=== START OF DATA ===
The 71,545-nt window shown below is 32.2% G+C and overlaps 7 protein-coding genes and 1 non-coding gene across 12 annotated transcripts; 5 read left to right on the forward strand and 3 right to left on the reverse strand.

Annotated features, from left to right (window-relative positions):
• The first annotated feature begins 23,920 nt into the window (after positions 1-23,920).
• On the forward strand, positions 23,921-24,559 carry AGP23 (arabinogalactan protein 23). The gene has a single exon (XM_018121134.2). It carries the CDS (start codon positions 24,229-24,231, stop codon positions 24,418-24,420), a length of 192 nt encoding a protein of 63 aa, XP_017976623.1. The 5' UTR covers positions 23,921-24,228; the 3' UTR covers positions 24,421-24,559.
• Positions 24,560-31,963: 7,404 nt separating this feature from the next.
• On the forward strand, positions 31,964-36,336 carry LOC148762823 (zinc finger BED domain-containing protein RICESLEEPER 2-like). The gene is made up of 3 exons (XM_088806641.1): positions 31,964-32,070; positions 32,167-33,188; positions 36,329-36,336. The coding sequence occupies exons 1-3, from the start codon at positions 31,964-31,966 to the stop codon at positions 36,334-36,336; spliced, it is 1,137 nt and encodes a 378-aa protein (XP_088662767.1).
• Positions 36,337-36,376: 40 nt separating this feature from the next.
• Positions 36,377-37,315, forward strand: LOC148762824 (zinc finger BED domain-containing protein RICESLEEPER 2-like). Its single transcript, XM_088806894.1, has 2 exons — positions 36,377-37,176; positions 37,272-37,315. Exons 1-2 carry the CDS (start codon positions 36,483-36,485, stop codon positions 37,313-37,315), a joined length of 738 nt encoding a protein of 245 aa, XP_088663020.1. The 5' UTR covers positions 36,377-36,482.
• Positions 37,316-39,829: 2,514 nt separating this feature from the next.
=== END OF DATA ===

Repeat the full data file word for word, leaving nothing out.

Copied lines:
The 71,545-nt window shown below is 32.2% G+C and overlaps 7 protein-coding genes and 1 non-coding gene across 12 annotated transcripts; 5 read left to right on the forward strand and 3 right to left on the reverse strand.

Annotated features, from left to right (window-relative positions):
• The first annotated feature begins 23,920 nt into the window (after positions 1-23,920).
• On the forward strand, positions 23,921-24,559 carry AGP23 (arabinogalactan protein 23). The gene has a single exon (XM_018121134.2). It carries the CDS (start codon positions 24,229-24,231, stop codon positions 24,418-24,420), a length of 192 nt encoding a protein of 63 aa, XP_017976623.1. The 5' UTR covers positions 23,921-24,228; the 3' UTR covers positions 24,421-24,559.
• Positions 24,560-31,963: 7,404 nt separating this feature from the next.
• On the forward strand, positions 31,964-36,336 carry LOC148762823 (zinc finger BED domain-containing protein RICESLEEPER 2-like). The gene is made up of 3 exons (XM_088806641.1): positions 31,964-32,070; positions 32,167-33,188; positions 36,329-36,336. The coding sequence occupies exons 1-3, from the start codon at positions 31,964-31,966 to the stop codon at positions 36,334-36,336; spliced, it is 1,137 nt and encodes a 378-aa protein (XP_088662767.1).
• Positions 36,337-36,376: 40 nt separating this feature from the next.
• Positions 36,377-37,315, forward strand: LOC148762824 (zinc finger BED domain-containing protein RICESLEEPER 2-like). Its single transcript, XM_088806894.1, has 2 exons — positions 36,377-37,176; positions 37,272-37,315. Exons 1-2 carry the CDS (start codon positions 36,483-36,485, stop codon positions 37,313-37,315), a joined length of 738 nt encoding a protein of 245 aa, XP_088663020.1. The 5' UTR covers positions 36,377-36,482.
• Positions 37,316-39,829: 2,514 nt separating this feature from the next.